What happened to movie posters? Did Hollywood executives just sit down one day and decide that posters no longer needed to capture your imagination and be something you would be proud to display on a wall in your home?
In my youth I had posters everywhere: Several from the Elm Street movies, posters for Friday parts 5 and 7, the stunning Evil Dead 2 poster, and of course Drew Struzan’s legendary design for The Thing.
I’m sure some might disagree (and that’s cool), but to me, movie posters across every genre have become stale, bland, uninteresting and corporate. They feel like they come off a production line using specific color palettes, standard photoshop positioning and the same ideas recycled over and over. The ART of a captivating, exciting poster has been lost. I cannot remember the last time I looked at an ‘official’ horror movie poster and felt the urge to pay money for it.
I can sort of understand why things have changed. In the past the only promotion the general public would see before a movie got released was the poster and possibly a trailer. Posters had to SELL the movie in a big way and were designed and painted with the intention of twisting your head and dazzling your eye balls. These days information on most new new films floods the internet for months, even years prior to their release … Posters just aren’t so important anymore, meaning effort has dried up.
But, nature abhors a vacuum, and in 2014 it is still possible to find spectacular posters that are artistic, clever and striking. The only difference is that they aren’t official. Instead they are the work of amateur and professional artists who retain the belief that a poster should be something that excites you and makes you smile.
In this new series of articles I’m going to have little chats with some of my favorite modern poster artists and also share some of their best work based on horror/monster movies. Today I start with Adam Rabalais and his amazing creations …
1. Can you tell me a little about your creative history and was art your destiny from a young age?
“I’ve always loved art, particularly film, which is certainly what drives my passion for poster art. The excitement that film can evoke is really unique because it’s a combination of many art forms all working together for the same goal. It’s like a swiss army knife of creativity. I’ve enjoyed creating film-related art for as long as I can remember.”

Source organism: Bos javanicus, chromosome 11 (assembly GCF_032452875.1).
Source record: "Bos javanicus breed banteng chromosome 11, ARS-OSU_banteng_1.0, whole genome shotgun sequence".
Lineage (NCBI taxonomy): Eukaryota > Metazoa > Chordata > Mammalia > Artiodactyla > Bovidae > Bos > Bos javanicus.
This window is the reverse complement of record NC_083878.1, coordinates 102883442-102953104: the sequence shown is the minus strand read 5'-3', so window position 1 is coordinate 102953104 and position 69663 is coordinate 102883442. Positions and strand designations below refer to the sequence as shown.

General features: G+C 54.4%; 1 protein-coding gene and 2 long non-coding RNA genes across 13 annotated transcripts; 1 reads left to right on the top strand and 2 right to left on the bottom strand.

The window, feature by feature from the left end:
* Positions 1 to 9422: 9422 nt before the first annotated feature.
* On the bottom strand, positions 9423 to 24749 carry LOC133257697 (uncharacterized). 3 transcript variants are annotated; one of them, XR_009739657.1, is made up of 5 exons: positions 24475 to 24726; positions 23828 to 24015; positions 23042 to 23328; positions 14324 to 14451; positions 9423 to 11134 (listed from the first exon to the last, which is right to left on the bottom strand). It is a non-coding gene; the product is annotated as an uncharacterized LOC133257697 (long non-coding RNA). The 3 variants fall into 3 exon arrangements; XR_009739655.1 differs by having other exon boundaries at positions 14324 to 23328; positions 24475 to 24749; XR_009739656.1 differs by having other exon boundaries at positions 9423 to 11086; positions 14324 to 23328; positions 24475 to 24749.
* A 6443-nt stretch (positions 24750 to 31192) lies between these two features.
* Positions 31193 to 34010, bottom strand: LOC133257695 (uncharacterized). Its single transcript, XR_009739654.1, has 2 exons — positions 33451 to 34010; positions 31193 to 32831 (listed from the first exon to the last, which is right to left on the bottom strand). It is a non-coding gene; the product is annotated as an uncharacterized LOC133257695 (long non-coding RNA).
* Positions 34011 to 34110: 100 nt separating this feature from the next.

2. When you decide to create a poster for a specific movie what is your design process?
“Usually I start sketching in one of my many sketchbooks, writing down ideas and keywords that spring to mind. I wait until an idea excites me and then I sit on it for a while and see how I feel about it later. If I’m still excited about it I usually move to the computer and start fleshing it out. I’ll probably hate it and love it a few times each and hopefully call it done at some point”
3. There seems to have been a huge growth in the popularity of creating unique movie posters, helped by the likes of ‘Mondo’. Is this an art form that you feel is thriving?
“At the moment, I feel it’s definitely thriving. I hope that it continues to thrive. As long as passionate people are making impassioned artwork I think there will be interest.”
4. Your Jaws artwork has been incredibly well received, is it a movie you are passionate about?
“I’m glad to hear it has been. I love JAWS. That film is a perfect example of ‘less is more’ (even though I know the shark’s lack of screen time wasn’t the original plan). Which was what I was trying to go for with that design. What you DON’T see is usually the most frightening.”
5. Do you have a favorite horror movie or at least a favorite ‘type’ of horror movie?
“The Thing … I love The Thing. I love the atmosphere, the music, the setting, the era in which it was made, everything. Alien and The Shining are up there too. I think isolation is very important in horror. It’s not an easy feeling to capture in the post cell-phone and internet world. For me, the 70s and 80s were the golden age of horror.”
6. Finally, is there one horror/monster movie you would love to create a poster for that you haven’t attempted yet?
“Oh plenty. Evil Dead 2 could be fun. I’ve always wanted to create something for Nightmare on Elm Street, but have never hit an idea that I was in love with. The best horror posters came from the 80s. Some combination of creepy and quirky. The original poster art for Fright Night is a great example … I just remembered they remade that. Ugh …”
Adam isn’t just a horror/monster guy … to see much more of his amazing poster art click over to here!
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